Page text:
Dave Bittner: Establishing identity conditions for threat groups is notoriously difficult. They are protean, shifting, and their name is usually Legion. The Washington Post, for one, takes particular notice of some Conti veterans, either current gang members or alumni, who seem to be working for Trickbot. It's like an exorcism, really. It's hard to tell the demons without a scorecard. And far be it from us to offer His Infernal Majesty, prince of this world, advice, but even the demons have trouble telling themselves apart. Or so we hear.
Russian influence operations target France, Germany, Poland, and Turkey.
Dave Bittner: Russian influence operations are now concentrating on opening fissures in NATO, Voice of America reports. Moscow's concentrating its efforts on what it perceives as high-payoff targets in France and Germany, whose governments are widely perceived as softer in their support for Ukraine than are NATO's more easterly members like the Baltic States and Poland and its non-Continental members - like the U.K., Canada and the U.S. - Poland, which shares a border and a complicated history with Ukraine, and Turkey, which controls access to the Black Sea. The efforts are very much in the Russian style, entropic and aimed at confusion as opposed to persuasion.
Cozy Bear sighting.
Dave Bittner: CobaltStrike is often mentioned in dispatches as a penetration testing tool that threat actors often turn to malign use. Other such tools are also susceptible to abuse. Palo Alto Networks' Unit 42 reports that Cozy Bear, generally regarded as a unit of Russia's SVR, is deploying Brute Ratel C4, a pen testing tool in use since December 2020, in a range of cyberespionage campaigns. Unit 42 doesn't formally attribute the campaign to Cozy Bear, or even Russia, but it does offer circumstantial evidence that points in that direction. The particular style of attack, observers agree, is unusually stealthy and evasive. Unit 42 has some advice on what to look for.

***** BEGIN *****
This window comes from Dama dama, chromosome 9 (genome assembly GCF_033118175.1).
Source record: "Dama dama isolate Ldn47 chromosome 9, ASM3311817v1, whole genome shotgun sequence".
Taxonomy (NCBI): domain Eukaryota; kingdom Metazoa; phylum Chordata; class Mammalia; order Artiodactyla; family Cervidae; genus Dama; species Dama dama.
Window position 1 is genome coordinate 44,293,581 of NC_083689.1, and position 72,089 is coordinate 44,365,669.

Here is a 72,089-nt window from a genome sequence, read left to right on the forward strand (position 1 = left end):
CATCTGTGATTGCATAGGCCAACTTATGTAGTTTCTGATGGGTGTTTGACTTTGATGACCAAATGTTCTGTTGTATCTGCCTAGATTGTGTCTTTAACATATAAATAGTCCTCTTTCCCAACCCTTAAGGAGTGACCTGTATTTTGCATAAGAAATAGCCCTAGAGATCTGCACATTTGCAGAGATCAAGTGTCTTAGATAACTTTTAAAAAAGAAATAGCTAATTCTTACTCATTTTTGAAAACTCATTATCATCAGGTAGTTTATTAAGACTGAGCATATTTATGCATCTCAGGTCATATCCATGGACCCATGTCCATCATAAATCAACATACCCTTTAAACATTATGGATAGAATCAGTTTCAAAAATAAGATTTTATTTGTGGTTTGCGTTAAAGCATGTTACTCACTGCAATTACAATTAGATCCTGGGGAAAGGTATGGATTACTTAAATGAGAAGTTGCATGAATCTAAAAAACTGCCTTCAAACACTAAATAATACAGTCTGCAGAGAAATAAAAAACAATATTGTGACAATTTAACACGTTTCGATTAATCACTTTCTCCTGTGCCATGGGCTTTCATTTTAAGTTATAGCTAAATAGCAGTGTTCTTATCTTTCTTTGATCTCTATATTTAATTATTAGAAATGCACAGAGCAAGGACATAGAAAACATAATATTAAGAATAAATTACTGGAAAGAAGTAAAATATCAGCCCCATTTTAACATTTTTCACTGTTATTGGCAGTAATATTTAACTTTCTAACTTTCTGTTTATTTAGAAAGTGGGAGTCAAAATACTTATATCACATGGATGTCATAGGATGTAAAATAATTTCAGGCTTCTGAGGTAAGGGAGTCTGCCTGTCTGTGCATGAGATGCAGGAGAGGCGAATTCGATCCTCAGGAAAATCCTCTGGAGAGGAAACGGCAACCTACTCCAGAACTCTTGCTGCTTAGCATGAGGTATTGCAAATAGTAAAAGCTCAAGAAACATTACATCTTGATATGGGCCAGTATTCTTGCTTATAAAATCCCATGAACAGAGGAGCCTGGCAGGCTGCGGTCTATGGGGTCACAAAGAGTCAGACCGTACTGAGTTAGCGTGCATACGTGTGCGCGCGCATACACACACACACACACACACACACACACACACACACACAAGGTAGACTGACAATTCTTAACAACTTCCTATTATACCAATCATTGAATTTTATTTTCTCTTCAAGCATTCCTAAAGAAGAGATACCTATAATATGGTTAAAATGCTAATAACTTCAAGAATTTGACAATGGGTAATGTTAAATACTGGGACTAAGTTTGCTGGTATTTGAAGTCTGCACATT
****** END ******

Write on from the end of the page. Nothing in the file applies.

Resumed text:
Chinese APTs target Russian organizations in a cyberespionage effort.
Dave Bittner: SentinelLabs reports noticeably increased Chinese cyberespionage activity directed against Russian targets. In this, SentinelLabs independently confirms recent reports by Ukraine's CERT of Beijing's interest in its sometime friends in Moscow. The relationship, again, is complicated. The report says, on June 22, 2022, CERT-UA publicly released Alert#4860, which contains a collection of documents built with the Royal Road malicious document builder, themed around Russian government interests. SentinelLabs has conducted further analysis of CERT-UA's findings and has identified supplemental Chinese threat activity. And, of course, a de facto alliance or, better, an opportunistic collaboration of convenience in no way obviates the need for mutually suspicious partners to collect against one another. The report says, China's recent intelligence objectives against Russia can be observed in multiple campaigns following the invasion of Ukraine, such as Scarab, Mustang Panda, ‘Space Pirates and now the findings here. Our analysis indicates this is a separate Chinese campaign, but specific actor attribution is unclear at this time. It is a phishing expedition. The report concludes, we assess with high confidence that the Royal Road-built malicious documents, delivered malware and associated infrastructure are attributable to Chinese threat actors. Based on our observations, there's been a continued effort to target Russian organizations by this cluster through well-known attack methods - the use of malicious documents exploiting n-day vulnerabilities with lures specifically relevant to Russian organizations. Overall, the objectives of these attacks appear espionage related, but the broader context remains unavailable from our standpoint of external visibility. So the enemy of my enemy is my friend, sort of, but only within certain limits. And the line is drawn somewhere on the other side of espionage. The five families arrange these things more amicably, although even there some wise guy might get whacked and end up in the Meadowlands. Forget about it, Jake. It's East Rutherford, or so we hear.